Wednesday, March 24, 2010

Equity Sectors –UK budget-EU Summit-Euro area PMI and IFO: $SPY

·         Market Update – another excruciatingly slow and quiet session in equities.  Prices pull back small after setting record highs on Tues (for this rally), but the dip was shallow and didn’t have a lot of force/conviction behind it.  Reasons being cited for the equity weakness: the Portugal downgrade (futures were off only a couple points before the Portugal news hit at 6amET this morning) and then later in the session the poor 5yr auction.  There remains a reservoir of buy demand on pullbacks and stocks continue to have a tough time making any progress on the downside.  Buyers aren’t chasing (esp. today) and are very price sensitive.  Shorts continue to look to cover and aren’t putting on fresh exposures; longs are sticking w/their existing positions.  Really not a lot of volume behind the selling pressure today (more the buyers stepping off to the sidelines).  Most interesting activity occurring outside stocks as TSYs see a steep decline (see broader TSY update below) and the dollar sees a strong rally (its actually pretty remarkable that stocks were as quiet as they were given the huge moves occurring in these other asset classes).  Bottom Line – bears/sellers had plenty of fodder today (TSYs, Portugal, etc), just as they did on Mon (HC and Greece), but couldn’t produce a meaningful down day.  Despite the neg. close, the activity today being viewed as a victory for the bulls. 

·         Equity Sectors – the one group that saw meaningful buy interest for most of the session were the large banks (BAC ends up close to 3% and makes meaningful technical progress on the upside).  Regional banks also see buyers (the banks are up 22% YTD and remain the market’s best performing group).  Most other major groups ends lower – tech, health care, industrials, discretionary, staples, energy, utilities all end off ~0.5-0.7%.  Big story in techs was the pullback in comm. ICs (esp. the PLDs) on inventory worries (JBL) and neg. China telco capex results (SOX ends off 2% and is one of the market’s weakest groups).  SP500 telecom end dwn ~1% (VZ/T both weak while S ticks up ~3%).  Media stocks outperform (TWX up ~2% on the day while VIA, DIS, and NWS all see buyers).  The transport stocks end off >1% as the rails come for sale (airlines outperform within transports).  The builders acted well today on back of LEN’s earnings.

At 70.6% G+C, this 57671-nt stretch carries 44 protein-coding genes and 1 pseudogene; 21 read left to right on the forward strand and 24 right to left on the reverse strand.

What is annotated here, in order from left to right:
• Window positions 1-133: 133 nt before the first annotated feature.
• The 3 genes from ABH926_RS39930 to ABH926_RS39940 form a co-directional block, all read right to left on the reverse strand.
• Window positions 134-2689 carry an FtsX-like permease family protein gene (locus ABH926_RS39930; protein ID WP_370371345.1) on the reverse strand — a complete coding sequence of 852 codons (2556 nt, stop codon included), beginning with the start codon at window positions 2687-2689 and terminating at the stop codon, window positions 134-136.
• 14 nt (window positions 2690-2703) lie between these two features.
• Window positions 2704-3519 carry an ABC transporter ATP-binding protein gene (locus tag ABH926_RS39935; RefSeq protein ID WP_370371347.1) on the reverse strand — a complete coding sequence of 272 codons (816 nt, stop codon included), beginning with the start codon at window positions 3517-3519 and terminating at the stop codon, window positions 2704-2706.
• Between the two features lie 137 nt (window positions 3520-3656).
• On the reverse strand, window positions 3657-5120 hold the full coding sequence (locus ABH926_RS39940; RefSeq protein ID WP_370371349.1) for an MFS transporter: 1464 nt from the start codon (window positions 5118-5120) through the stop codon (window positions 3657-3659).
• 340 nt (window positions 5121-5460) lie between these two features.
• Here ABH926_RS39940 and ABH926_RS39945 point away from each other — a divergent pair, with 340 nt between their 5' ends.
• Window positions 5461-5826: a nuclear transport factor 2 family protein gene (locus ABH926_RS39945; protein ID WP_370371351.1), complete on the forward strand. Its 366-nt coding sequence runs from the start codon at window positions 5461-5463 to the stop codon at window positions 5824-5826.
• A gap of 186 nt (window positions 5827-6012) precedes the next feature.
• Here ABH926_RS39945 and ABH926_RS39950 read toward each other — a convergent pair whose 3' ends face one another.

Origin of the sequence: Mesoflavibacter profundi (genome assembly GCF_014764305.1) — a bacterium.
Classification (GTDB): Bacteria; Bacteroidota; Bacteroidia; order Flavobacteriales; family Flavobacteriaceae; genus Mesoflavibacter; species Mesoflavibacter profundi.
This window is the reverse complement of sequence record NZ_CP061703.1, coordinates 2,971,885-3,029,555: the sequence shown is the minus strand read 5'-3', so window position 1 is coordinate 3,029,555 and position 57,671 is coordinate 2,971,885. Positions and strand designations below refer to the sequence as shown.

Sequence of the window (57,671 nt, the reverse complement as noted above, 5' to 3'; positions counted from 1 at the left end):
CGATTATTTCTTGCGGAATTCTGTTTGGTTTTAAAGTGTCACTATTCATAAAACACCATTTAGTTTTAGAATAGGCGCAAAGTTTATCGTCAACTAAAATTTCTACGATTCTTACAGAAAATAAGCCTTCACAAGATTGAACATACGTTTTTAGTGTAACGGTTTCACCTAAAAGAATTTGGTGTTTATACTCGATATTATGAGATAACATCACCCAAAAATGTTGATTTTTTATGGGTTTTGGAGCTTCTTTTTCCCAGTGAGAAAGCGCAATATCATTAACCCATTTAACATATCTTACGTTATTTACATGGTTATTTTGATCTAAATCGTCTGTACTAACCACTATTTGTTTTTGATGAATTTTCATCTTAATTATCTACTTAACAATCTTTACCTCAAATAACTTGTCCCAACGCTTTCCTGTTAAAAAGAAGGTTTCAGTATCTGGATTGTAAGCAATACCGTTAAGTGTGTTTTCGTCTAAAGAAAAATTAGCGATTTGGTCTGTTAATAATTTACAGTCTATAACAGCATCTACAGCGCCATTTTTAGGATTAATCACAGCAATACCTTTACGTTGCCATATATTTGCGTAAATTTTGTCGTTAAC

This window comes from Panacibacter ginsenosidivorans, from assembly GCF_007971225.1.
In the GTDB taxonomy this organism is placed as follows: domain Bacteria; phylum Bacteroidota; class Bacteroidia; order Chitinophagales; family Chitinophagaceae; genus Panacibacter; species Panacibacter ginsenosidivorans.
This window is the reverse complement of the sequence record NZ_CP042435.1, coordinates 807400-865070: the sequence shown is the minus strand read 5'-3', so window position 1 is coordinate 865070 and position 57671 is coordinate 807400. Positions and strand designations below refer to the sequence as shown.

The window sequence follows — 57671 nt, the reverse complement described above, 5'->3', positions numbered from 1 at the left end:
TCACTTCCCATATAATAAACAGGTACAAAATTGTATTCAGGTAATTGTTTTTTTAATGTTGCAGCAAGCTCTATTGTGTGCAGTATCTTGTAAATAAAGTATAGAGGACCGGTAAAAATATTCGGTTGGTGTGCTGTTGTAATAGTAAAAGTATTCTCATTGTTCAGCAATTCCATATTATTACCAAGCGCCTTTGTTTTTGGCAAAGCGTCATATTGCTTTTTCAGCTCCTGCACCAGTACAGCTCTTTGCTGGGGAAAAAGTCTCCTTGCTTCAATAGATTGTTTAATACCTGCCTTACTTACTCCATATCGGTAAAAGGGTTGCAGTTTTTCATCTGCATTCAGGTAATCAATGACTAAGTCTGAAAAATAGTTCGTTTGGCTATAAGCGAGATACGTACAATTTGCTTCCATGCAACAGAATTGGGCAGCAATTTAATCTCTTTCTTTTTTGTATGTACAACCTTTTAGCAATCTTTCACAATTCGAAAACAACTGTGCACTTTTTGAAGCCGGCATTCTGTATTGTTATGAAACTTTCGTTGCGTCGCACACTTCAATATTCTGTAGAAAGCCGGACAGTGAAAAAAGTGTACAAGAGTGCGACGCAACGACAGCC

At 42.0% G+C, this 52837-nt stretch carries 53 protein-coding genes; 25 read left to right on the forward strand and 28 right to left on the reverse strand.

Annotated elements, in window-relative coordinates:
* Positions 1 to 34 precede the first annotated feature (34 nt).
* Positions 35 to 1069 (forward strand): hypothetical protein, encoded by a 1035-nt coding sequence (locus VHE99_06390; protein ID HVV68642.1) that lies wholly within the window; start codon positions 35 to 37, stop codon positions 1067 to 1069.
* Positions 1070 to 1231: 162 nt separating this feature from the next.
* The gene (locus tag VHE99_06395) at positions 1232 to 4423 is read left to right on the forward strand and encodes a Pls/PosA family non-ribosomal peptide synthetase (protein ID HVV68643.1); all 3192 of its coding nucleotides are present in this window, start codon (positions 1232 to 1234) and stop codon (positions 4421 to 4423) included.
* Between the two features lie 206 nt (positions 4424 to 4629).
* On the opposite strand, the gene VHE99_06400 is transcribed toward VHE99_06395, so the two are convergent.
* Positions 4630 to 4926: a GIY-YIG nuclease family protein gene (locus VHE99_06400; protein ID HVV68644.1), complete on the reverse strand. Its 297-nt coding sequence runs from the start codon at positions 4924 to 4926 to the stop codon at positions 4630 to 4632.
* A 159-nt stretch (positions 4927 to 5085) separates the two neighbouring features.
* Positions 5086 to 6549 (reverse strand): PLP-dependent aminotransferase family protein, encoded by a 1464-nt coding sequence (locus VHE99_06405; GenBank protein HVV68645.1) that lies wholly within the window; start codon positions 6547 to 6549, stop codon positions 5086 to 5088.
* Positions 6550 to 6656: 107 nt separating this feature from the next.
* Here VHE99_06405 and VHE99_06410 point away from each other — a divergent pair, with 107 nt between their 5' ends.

TSYs - some of the items behind the back-up in yields:

·         couple poor auctions - yesterday it was the 2s and today was the 5s….

·         expectations of a more hawkish Fed (impacting more 2s) - despite recent relatively dovish comments from likes of Yellen, Evans, and others, growing sense that Fed may have to raise sooner rather than later….there was spec last week that they could raise the discount rate last week.  expectations on the rise ahead of next week's 4/2 BLS report (note the jobs report will be out Fri when US stock markets are closed for Good Friday).  The UCLA Anderson forecast out today said the Fed would be forced to move away from its present 0% rate policy soon.

·         growth optimism (impacting more longer yields vs. 2s) - rising optimism re the back half of the year weighing on 10s and 30s

·         duration shedding as investors don’t want to be locked in @ these rates for as long

·         concerns that MBS convexity selling about to hit…..combo of rates and loan mods…

·         Fed ending its mortgage buying program next week – it’s been a long time since the Fed hasn’t dominated the mortgage market.  Part of the selling in TSYs could be an allocation trade as investors are going to start moving back into the MBS market

·         anticipation that a stronger yuan (should China move back towards a policy of allowing slight appreciation) will cut back on Chinese demand for TSYs (less need to buy TSYs/dollars to keep its yuan down).